Adventure Club's set was dampened by low volume. During most of weekend, sound levels were at the perfect volume. The bass was not overpowering, and the mid- and high-frequencies worked together for a clean mixture of waves. But that was not the case when this widely known Canadian duo took the stage.
Their track selections were some of my favorites of the weekend, but the poor volume levels dampened the set significantly. I was center stage, about 30 people back from the stage, and could hear what my neighbors were buzzing about very clearly. I wasn't expecting to be blown out by gigantic kick drums, but the low volume made it hard to stay into their performance. The most memorable moment of their set came when Yasmine Yousaf of Krewella made an onstage appearance. The crowd certainly appreciated her presence.
Crnkn, Djemba Djemba and Mr. Carmack overran the Celestial Garden stage. On Sunday, a lot of festival attendees seemed to roll in around 2:30 p.m., and they didn't make it far from the entrance before Crnkn drew their attention with his deep, pluck-y synth jabs and percussive elements. From 2-5 p.m., I found myself immersed in the sounds of Crnkn, Djemba Djemba and Mr. Carmack — the triple threat of this event. Hardly anyone left the small Celestial Garden stage before the conclusion of these acts. After Crnkn finished, Djemba dished out a slew of Jersey Club and trap selections before Mr. Carmack took us far left with Kendrick Lamar records. I specifically remember the energy of the crowd when Carmack subtly mixed in "Pay (For What)," one of his original productions. The bleep-y, 808-drum infused work boasts a "lean with it, rock with it" swagger that triggered a chilling roar from the crowd as the first climax slammed the airwaves.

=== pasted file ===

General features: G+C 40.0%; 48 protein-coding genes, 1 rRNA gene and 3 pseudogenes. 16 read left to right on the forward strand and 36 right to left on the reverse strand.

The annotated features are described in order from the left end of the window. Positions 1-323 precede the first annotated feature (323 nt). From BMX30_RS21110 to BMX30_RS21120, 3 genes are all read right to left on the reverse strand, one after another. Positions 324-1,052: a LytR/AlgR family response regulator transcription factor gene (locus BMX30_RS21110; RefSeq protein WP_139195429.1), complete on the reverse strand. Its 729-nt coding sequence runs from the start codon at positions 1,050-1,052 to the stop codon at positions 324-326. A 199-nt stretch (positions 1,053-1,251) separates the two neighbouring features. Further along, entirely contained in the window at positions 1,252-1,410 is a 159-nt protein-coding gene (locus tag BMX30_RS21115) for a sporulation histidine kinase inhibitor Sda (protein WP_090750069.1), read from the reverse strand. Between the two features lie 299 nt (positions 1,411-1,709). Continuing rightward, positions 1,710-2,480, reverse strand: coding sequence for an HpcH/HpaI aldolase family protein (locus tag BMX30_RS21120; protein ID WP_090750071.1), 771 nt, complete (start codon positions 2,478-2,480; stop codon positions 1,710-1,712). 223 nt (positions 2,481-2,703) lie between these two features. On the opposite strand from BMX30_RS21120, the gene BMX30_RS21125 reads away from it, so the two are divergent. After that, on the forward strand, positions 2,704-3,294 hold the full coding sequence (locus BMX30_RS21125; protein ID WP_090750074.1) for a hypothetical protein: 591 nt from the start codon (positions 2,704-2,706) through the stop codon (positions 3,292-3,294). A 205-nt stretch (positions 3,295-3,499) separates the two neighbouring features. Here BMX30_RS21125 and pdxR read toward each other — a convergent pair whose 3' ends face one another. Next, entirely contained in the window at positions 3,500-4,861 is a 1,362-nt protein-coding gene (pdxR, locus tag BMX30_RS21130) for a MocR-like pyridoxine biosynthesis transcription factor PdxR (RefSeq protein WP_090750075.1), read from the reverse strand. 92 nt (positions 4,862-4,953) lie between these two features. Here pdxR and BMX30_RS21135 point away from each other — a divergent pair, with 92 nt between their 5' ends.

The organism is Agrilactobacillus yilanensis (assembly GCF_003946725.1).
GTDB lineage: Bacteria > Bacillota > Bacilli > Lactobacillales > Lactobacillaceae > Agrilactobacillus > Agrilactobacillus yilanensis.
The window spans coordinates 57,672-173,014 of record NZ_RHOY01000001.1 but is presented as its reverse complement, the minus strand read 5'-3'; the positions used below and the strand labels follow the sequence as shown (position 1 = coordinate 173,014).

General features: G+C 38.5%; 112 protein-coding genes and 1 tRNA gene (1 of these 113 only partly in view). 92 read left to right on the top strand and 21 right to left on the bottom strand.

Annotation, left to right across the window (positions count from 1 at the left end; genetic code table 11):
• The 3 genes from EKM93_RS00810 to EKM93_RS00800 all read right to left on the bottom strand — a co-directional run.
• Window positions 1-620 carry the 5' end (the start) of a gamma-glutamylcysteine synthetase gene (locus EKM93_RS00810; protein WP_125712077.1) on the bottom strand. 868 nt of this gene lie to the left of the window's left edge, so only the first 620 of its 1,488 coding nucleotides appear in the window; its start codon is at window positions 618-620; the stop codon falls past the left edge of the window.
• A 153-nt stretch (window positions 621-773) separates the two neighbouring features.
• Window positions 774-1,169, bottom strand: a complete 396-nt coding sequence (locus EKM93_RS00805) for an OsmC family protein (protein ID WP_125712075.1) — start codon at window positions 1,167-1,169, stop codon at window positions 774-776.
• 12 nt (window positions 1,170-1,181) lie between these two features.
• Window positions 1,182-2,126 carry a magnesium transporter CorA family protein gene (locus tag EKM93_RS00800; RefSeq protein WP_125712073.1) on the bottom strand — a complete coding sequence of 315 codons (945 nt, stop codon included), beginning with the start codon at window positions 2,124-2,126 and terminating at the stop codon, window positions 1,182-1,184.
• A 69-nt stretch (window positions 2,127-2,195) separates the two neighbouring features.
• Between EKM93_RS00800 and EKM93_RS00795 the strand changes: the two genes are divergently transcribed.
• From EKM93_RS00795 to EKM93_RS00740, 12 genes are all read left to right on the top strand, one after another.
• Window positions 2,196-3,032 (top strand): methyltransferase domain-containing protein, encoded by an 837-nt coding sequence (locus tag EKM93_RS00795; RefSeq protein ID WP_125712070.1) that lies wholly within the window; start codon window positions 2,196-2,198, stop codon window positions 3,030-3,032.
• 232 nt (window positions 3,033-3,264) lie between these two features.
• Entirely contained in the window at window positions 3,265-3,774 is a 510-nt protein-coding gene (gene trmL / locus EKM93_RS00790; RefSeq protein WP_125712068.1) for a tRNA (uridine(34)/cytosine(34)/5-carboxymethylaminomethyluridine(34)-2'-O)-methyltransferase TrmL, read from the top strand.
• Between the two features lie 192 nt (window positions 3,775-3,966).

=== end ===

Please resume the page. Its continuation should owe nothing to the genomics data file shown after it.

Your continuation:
Sander van Doorn should go back to his roots. At a point in time, Sander van Doorn was one of the most unique electro-trance names in EDM. Singles like "Drink to Get Drunk, "Riff" and "Nothing Inside" separated him from the rest of the scene. But in recent years, Sander has subscribed to the extremely simple, big-room electro-house style, just like many other artists. His productions have more or less stayed the same, but his DJ sets have changed dramatically. It seems his focus has shifted to big drops, triplet-styled patterns and crowd pleasing. I was only disappointed because it lacked a lot of his own original creations. It would be outstanding to hear reinvented edits and cuts of older SvD records, especially when you’re going to see a SvD set.
Bassnectar stole the show. As many expected, Bassnectar completely demolished Moonrise and closed out the festival properly. He played classics mixed with new productions from his recent album, "Noise Vs. Beauty." This was, without a doubt, a standout performance for first-timers because it offered a stunning visual journey to compliment the chaotic sound waves. "808 Track," "Pink Elephants" and "Put It Down" rattled the hearts of seasoned bassheads (an affectionate name given to Bassnectar fans), while inspiring new fans to become educated on everything related to Bassnectar. Right before 11 p.m., security turned on large floodlights as a sign to find the exit.
That effort didn't completely stop the party, though, as ravers used every second they could to continue dancing. The entire festival called for an encore that never came, before transitioning their chant into "USA, USA, USA." An eventful weekend had come to an end.
Tyler Almodovar is the president of the electronic dance music blog, White Raver Rafting. This is his first review for Midnight Sun.Copyright © 2015, The Baltimore Sun